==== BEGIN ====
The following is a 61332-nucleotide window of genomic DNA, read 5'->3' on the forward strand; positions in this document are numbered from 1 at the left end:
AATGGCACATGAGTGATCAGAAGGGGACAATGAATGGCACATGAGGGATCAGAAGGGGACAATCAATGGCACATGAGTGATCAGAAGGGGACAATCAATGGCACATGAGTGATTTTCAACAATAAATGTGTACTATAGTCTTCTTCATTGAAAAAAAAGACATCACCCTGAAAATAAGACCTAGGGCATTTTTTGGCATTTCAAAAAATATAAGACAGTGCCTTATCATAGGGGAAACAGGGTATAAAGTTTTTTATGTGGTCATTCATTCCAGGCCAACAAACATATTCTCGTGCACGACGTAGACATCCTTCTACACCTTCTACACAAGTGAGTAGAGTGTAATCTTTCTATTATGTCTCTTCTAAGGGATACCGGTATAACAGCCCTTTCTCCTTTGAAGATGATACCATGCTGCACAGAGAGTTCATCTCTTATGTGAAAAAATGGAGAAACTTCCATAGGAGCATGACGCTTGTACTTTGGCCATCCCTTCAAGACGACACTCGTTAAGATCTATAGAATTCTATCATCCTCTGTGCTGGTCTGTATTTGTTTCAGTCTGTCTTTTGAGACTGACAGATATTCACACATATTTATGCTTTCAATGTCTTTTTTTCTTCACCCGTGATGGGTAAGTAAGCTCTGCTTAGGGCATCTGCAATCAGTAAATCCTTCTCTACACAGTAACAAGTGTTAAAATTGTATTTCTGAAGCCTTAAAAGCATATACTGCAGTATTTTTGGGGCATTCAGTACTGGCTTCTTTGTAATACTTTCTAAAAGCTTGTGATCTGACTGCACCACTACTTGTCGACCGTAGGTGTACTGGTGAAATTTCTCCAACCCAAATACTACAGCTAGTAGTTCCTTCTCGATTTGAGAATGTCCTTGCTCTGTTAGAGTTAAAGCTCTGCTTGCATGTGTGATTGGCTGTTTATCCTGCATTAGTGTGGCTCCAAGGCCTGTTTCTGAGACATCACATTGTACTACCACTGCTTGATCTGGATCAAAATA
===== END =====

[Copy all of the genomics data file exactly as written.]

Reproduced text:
The following is a 61332-nucleotide window of genomic DNA, read 5'->3' on the forward strand; positions in this document are numbered from 1 at the left end:
AATGGCACATGAGTGATCAGAAGGGGACAATGAATGGCACATGAGGGATCAGAAGGGGACAATCAATGGCACATGAGTGATCAGAAGGGGACAATCAATGGCACATGAGTGATTTTCAACAATAAATGTGTACTATAGTCTTCTTCATTGAAAAAAAAGACATCACCCTGAAAATAAGACCTAGGGCATTTTTTGGCATTTCAAAAAATATAAGACAGTGCCTTATCATAGGGGAAACAGGGTATAAAGTTTTTTATGTGGTCATTCATTCCAGGCCAACAAACATATTCTCGTGCACGACGTAGACATCCTTCTACACCTTCTACACAAGTGAGTAGAGTGTAATCTTTCTATTATGTCTCTTCTAAGGGATACCGGTATAACAGCCCTTTCTCCTTTGAAGATGATACCATGCTGCACAGAGAGTTCATCTCTTATGTGAAAAAATGGAGAAACTTCCATAGGAGCATGACGCTTGTACTTTGGCCATCCCTTCAAGACGACACTCGTTAAGATCTATAGAATTCTATCATCCTCTGTGCTGGTCTGTATTTGTTTCAGTCTGTCTTTTGAGACTGACAGATATTCACACATATTTATGCTTTCAATGTCTTTTTTTCTTCACCCGTGATGGGTAAGTAAGCTCTGCTTAGGGCATCTGCAATCAGTAAATCCTTCTCTACACAGTAACAAGTGTTAAAATTGTATTTCTGAAGCCTTAAAAGCATATACTGCAGTATTTTTGGGGCATTCAGTACTGGCTTCTTTGTAATACTTTCTAAAAGCTTGTGATCTGACTGCACCACTACTTGTCGACCGTAGGTGTACTGGTGAAATTTCTCCAACCCAAATACTACAGCTAGTAGTTCCTTCTCGATTTGAGAATGTCCTTGCTCTGTTAGAGTTAAAGCTCTGCTTGCATGTGTGATTGGCTGTTTATCCTGCATTAGTGTGGCTCCAAGGCCTGTTTCTGAGACATCACATTGTACTACCACTGCTTGATCTGGATCAAAATA